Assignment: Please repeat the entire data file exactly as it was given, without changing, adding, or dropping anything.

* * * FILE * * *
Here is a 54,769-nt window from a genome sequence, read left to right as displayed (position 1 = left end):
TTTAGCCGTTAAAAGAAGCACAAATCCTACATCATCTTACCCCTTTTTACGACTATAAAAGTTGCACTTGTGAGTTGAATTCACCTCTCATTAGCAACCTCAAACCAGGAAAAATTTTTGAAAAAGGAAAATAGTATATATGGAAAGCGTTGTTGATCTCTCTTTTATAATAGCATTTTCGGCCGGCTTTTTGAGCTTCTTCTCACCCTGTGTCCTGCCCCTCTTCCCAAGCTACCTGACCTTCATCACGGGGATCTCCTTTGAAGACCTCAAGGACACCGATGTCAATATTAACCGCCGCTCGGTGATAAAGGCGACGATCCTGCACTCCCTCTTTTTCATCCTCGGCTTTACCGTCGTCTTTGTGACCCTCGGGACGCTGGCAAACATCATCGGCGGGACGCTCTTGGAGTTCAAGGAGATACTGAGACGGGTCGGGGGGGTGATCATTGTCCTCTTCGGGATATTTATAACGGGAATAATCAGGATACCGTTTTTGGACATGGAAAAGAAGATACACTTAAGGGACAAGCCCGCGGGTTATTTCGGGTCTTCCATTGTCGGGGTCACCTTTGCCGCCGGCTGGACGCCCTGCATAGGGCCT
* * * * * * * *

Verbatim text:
Here is a 54,769-nt window from a genome sequence, read left to right as displayed (position 1 = left end):
TTTAGCCGTTAAAAGAAGCACAAATCCTACATCATCTTACCCCTTTTTACGACTATAAAAGTTGCACTTGTGAGTTGAATTCACCTCTCATTAGCAACCTCAAACCAGGAAAAATTTTTGAAAAAGGAAAATAGTATATATGGAAAGCGTTGTTGATCTCTCTTTTATAATAGCATTTTCGGCCGGCTTTTTGAGCTTCTTCTCACCCTGTGTCCTGCCCCTCTTCCCAAGCTACCTGACCTTCATCACGGGGATCTCCTTTGAAGACCTCAAGGACACCGATGTCAATATTAACCGCCGCTCGGTGATAAAGGCGACGATCCTGCACTCCCTCTTTTTCATCCTCGGCTTTACCGTCGTCTTTGTGACCCTCGGGACGCTGGCAAACATCATCGGCGGGACGCTCTTGGAGTTCAAGGAGATACTGAGACGGGTCGGGGGGGTGATCATTGTCCTCTTCGGGATATTTATAACGGGAATAATCAGGATACCGTTTTTGGACATGGAAAAGAAGATACACTTAAGGGACAAGCCCGCGGGTTATTTCGGGTCTTCCATTGTCGGGGTCACCTTTGCCGCCGGCTGGACGCCCTGCATAGGGCCT